General Fact Sheet
- What is zinc phosphide?
- What are some products that contain zinc phosphide?
- How does zinc phosphide work?
- How might I be exposed to zinc phosphide?
- What are some symptoms from a brief exposure to zinc phosphide?
- What happens to zinc phosphide when it enters the body?
- Is zinc phosphide likely to contribute to the development of cancer?
- Has anyone studied non-cancer effects from long-term exposure to zinc phosphide?
- Are children more sensitive to zinc phosphide than adults?
- What happens to zinc phosphide in the environment?
- Can zinc phosphide affect birds, fish, and other wildlife?
Zinc phosphide is an inorganic compound that combines phosphorus with zinc. It is used in rodenticide baits. When an animal eats the bait, the acid in the animal's stomach turns the zinc phosphide into phosphine. Phosphine is a very toxic gas. Phosphine is also released by aluminum phosphide and magnesium phosphide. These are used as fumigants in stored grain.
Zinc phosphide has been registered for use in pesticide products in the United States since 1947.
Zinc phosphide is only used as a rodenticide. It is made into bait that will attract the pest, such as gophers, ground squirrels, or field mice. There are over 80 products containing zinc phosphide registered for use in the United States.
Always follow label instructions and take steps to avoid exposure. If any exposures occur, be sure to follow the First Aid instructions on the product label carefully. For additional treatment advice, contact the Poison Control Center at 1-800-222-1222. If you wish to report a pesticide problem, please call 1-800-858-7378.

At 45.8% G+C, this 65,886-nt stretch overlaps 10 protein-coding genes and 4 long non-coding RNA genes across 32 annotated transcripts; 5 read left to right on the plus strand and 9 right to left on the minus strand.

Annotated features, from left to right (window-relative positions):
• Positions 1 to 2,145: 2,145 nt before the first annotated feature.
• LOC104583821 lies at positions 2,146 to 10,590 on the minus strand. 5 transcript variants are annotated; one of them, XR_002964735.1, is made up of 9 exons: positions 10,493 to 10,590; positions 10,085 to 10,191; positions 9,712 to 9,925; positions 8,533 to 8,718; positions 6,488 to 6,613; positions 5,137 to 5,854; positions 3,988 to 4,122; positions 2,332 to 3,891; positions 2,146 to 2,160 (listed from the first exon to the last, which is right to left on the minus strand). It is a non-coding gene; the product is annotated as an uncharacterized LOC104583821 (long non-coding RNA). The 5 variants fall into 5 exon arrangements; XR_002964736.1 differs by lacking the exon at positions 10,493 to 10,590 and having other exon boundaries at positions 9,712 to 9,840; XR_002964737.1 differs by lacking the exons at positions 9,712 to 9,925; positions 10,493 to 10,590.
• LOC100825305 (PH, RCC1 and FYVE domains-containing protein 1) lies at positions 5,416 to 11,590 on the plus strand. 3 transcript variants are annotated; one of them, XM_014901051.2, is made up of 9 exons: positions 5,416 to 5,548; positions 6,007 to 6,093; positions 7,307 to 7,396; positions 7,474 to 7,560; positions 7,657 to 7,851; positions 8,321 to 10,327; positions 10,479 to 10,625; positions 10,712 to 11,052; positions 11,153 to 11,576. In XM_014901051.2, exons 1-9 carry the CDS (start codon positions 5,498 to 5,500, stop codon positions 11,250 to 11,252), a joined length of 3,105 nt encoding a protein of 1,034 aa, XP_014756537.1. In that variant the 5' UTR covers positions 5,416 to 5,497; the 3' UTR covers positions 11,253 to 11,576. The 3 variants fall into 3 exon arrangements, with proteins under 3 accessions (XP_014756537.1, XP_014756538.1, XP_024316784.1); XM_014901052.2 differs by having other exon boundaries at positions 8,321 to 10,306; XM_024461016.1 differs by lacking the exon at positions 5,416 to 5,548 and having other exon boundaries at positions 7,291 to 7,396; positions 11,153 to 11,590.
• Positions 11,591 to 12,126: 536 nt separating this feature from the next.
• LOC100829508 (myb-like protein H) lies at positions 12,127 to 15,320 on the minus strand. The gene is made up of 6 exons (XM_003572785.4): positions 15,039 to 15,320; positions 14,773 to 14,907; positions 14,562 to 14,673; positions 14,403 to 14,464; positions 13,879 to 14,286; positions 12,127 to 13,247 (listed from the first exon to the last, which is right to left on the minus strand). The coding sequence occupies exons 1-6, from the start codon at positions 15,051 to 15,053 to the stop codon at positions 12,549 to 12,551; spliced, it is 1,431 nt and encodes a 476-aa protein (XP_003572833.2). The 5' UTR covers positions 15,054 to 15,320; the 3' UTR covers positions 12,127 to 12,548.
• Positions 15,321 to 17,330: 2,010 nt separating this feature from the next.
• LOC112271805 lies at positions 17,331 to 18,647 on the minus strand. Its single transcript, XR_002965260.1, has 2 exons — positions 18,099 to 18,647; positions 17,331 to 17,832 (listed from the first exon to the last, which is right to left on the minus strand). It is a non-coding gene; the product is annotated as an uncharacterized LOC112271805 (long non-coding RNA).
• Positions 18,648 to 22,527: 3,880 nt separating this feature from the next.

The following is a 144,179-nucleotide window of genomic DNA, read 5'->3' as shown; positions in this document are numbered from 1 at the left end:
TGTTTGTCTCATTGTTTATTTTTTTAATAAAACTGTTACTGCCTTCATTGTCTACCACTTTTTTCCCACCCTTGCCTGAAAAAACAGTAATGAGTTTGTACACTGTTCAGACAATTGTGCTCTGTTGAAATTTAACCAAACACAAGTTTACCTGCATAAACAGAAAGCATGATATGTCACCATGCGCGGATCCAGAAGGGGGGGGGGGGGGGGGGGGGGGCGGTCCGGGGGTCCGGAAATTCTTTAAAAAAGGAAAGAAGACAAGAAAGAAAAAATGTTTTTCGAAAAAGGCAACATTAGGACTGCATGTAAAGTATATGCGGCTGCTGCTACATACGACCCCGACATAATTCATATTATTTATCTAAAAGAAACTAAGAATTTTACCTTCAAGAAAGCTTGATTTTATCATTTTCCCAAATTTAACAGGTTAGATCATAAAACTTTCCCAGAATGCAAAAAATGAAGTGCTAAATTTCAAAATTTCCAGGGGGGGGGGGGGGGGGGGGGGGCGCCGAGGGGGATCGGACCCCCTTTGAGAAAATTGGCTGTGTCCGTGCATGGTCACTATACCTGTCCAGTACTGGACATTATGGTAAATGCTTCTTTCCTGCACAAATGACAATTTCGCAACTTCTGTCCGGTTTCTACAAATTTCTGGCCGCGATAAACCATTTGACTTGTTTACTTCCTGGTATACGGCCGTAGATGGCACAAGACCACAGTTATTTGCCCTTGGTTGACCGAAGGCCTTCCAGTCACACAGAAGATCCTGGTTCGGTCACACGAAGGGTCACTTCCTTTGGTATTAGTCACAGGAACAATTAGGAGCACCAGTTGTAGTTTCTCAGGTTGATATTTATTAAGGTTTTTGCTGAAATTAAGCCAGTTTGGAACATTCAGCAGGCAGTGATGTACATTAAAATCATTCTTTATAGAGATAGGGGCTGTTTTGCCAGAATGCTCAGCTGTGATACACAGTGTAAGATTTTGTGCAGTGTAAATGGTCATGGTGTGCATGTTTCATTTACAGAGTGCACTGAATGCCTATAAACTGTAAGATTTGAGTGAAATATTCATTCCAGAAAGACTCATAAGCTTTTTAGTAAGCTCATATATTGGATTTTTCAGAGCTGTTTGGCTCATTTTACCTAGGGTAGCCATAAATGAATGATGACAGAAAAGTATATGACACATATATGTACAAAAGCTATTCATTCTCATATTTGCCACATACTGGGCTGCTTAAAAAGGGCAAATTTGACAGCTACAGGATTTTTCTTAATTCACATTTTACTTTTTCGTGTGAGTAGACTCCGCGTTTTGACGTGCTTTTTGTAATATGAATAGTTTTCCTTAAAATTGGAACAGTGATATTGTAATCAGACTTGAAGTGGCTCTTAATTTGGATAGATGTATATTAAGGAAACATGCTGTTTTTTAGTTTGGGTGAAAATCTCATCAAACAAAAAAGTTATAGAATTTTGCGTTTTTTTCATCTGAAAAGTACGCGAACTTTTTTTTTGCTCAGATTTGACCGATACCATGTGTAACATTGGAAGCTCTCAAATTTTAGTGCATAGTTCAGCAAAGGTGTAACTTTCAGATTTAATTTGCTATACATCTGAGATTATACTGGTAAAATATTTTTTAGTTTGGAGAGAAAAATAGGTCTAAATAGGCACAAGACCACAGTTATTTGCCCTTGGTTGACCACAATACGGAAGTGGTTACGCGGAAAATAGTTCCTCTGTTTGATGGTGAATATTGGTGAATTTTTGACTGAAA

When zinc phosphide is eaten by either an animal or a person, stomach acid causes it to release the toxic gas phosphine. Baits containing zinc phosphide are especially dangerous to animals that cannot vomit, such as rats, mice, and rabbits.
The phosphine in the stomach then crosses into the body's cells, and stops the cells from producing energy. This causes the cells to die. Zinc phosphide affects all cells, but targets cells in the heart, lungs, and liver.
You can be exposed to a pesticide if you get it on your skin, breathe it in, or if you accidentally eat or drink a product containing a pesticide. This can happen if you get some on your hands and eat or smoke without washing your hands first.
Young children and pets are most likely to be exposed to zinc phosphide by eating the bait pellets if they find them. Baits often have peanut butter, molasses, or other flavors that may attract dogs or children. You may also be exposed if you apply bait with your bare hands, or breathe in any dust or crumbled, powdery bait.
Some symptoms of exposure to zinc phosphide and phosphine gas include headache, dizziness, vomiting, and difficulty breathing. Liver and kidney failure, convulsions, delirium and coma may also occur if a person is exposed to enough phosphine.
Zinc phosphide affects animals the same way it can affect people. Signs of poisoning in animals include vomiting, anxiety, and retching. The animal may also begin to stagger or lose coordination. These signs can start in less than an hour after exposure if the animal has food in its stomach, or up to 12 hours if the stomach was empty. The vomit of poisoned dogs may contain phosphine.